First I want to give a shout out: I’m so grateful for Dr. Scanlon, and her amazing research in the field of teaching that she was able to connect me to the Two Writing Teachers writing community – Thanks Dr. Scanlon!
Now that summer is here I have time to write, and want to share my writing and explorations on a writing community such as Slice of Life. Summer is a great time for teachers to relax and reflect on the past school year, and while I’m relaxed with less stress on my plate I’m still pretty busy. Now is the time for me to keep researching great teaching tools, lesson plans, books to share, ideas, as well as participate in professional development that is fun! This summer I’m heading to the Clarice Smith National Teacher Institute hosted by the Smithsonian Museum of Art in Washington D.C! I’m super excited about it, and know I will learn a great deal about using art in the English Language Arts classroom. I think the major reason visual art is such a powerful teaching tool is because the majority of students are visual learners. Using art allows all students to get involved especially ELLs who have a limited vocabulary, but can connect with material through viewing art and making art.
I want to blog about teaching more so than my personal life, but the daily Slice of Life in March was more of an experiment in initially writing everyday, and was a break from my constant thoughts about teaching during a swamped month of work and graduate work. I’m thinking of adding pages to this blog about teaching specifically, or perhaps create a completely separate blog just about my teaching experiences, ideas, book shares, and lesson plans? The reason for adding pages to this blog is because on Slice of Life I get some sort of exposure – whereas a new blog about just teaching I don’t know of a community to share it on that generates readers and comments like Slice of Life.
While researching I have found two websites that have a community of conversation and sharing teaching ideas: English Companion on Ning created by Jim Burke, and Learnist which is like a Pinterest, which can focus on teaching and education specifically.
Hope you all are having a great summer!
Below is a found poem I created using the Verses Poetry app, available on some smart phones/tablets.
Found poetry is a great activity for students to explore the language and concepts from passages, or novels they have read. Found poems can also be created with word banks generated on a topic from a class discussion.
secret, nine times.
He blinked, knowing possible
yawning editions of his
broken, uncorked changes
driving Route Seventeen,
plainly grumbled, why her.
Poetry is my favorite genre of literature and I could write about it all day long, which is why I wanted to participate in the judging of my school district’s poetry contest. I’m thinking about poetry a lot this weekend, and all the times I ask my students to write poetically, makes me want to share a poem I wrote alongside my grade 10 students last year.
In our Springboard textbook we were looking at the repetitive literary device: anaphora (pronounced ~ ann-aff-ra) in the poem Where I’m From by George Ella Lyon, and relating the subject to our own lives. Students love to share stories about themselves, and the expression of where they are from in terms of their societal and familial culture poetically is an interesting activity for students to explore these concepts.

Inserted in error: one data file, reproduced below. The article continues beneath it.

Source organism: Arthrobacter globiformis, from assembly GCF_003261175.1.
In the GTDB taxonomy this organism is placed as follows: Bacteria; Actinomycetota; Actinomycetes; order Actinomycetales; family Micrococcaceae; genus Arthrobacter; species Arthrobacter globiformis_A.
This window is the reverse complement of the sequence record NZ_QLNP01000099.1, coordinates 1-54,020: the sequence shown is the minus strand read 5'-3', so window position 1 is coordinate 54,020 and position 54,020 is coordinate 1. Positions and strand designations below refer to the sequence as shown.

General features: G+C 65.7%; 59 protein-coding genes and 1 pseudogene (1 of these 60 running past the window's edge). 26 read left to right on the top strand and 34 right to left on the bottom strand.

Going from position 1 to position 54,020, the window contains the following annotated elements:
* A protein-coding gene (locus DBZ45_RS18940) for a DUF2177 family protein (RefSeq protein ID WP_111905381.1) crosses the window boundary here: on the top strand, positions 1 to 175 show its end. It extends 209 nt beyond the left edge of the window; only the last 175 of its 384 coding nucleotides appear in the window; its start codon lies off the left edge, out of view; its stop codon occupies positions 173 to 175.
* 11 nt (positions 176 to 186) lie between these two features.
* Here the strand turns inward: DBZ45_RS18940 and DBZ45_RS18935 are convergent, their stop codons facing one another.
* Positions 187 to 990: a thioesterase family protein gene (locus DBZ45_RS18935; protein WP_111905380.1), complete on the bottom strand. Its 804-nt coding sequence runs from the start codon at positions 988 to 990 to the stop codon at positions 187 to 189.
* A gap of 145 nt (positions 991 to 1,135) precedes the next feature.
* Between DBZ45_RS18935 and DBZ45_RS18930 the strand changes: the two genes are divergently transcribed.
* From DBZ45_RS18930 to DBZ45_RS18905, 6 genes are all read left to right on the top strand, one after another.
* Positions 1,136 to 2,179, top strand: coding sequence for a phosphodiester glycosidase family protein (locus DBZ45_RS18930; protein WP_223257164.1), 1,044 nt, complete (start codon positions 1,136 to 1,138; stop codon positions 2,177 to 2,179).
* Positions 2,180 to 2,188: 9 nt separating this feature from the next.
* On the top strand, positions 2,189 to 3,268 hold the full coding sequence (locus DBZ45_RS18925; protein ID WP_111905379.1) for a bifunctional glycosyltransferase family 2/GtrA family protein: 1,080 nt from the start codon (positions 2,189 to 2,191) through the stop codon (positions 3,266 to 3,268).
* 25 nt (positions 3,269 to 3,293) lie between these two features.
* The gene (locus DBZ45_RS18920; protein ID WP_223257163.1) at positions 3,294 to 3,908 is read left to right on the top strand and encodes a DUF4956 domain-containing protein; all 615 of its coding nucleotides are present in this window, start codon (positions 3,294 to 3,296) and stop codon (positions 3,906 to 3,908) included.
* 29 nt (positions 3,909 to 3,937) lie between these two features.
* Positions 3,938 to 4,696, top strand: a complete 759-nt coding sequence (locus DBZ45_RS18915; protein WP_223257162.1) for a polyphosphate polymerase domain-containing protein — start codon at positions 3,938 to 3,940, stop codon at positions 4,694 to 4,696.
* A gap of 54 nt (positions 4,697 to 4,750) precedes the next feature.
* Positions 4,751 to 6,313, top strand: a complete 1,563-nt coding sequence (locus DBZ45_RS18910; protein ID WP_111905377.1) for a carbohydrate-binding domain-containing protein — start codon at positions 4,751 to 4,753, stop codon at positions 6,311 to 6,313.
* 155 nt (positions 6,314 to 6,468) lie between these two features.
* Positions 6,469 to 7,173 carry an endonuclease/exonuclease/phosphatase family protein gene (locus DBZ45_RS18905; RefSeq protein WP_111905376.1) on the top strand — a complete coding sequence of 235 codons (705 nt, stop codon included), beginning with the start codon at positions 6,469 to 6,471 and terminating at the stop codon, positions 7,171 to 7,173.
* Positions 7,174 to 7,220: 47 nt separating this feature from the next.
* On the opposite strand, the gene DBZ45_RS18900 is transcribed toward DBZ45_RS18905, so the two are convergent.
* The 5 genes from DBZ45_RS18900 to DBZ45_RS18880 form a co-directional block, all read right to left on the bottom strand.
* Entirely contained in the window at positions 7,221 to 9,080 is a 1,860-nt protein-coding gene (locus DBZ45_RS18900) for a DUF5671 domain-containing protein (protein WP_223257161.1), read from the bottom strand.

I too found it interesting and had just watched Paths of Glory and Oh! What a Lovely War when I wrote this around Armistice in 2011 🙂
Where I’m From
I am from the silver birches
and the white willows,
the beet beeches in towering
majesty – their leaves raked in
mounds for years.
I’m from meat and potato
pasties and lamb chops.
From Imelda and Stanley.
I’m from the Children Should
Be Seen and Not Heard,
from quiet restraint and
the belief in happiness.
I’m from all day Sunday walks
and the Dawn Chorus.
I am from old Roman roads
and red pillar boxes.
I am from the grim
and the grime of a dead empire
(the losses piled high,
I’m from men who fought
in trenches and men who
built ships of war.
From those that survived
on rations and triumphed
the barrage of the blitz.
I am from the millions of
war dead and from fragments
of civilization not left behind
in the foreign fields.
Granddad’s WWI medals
“Darkness cannot drive out darkness; only light can do that. Hate cannot drive out hate; only love can do that.” ~ Martin Luther King Jr.
As a teacher of English Language Arts I’m always looking for interesting ways to look at the world with my students. The following is an example of a bellwork exercise, where we analyze quotes. I have my students do three things with the quote in the 10 minute opening of class:
1.Paraphrase the quote
2.Do you agree with this quote or not – provide an example to support your rationale
3.Draw an image of either the quote or what you wrote about
Here is my response to the above quote by Martin Luther King Jr.:
1. You must love your enemy, not hate them – rise above hatred.
2. I agree with Martin Luther King Jr. because love is more powerful than hatred in the fact that we all come from love – god’s love (whatever god you believe in), our mother’s love, our family’s love, our love for ourselves. I find the people who are mean are missing some vital connection with love, and I want to love them more. I want to show the mean ones what love is and how to share it.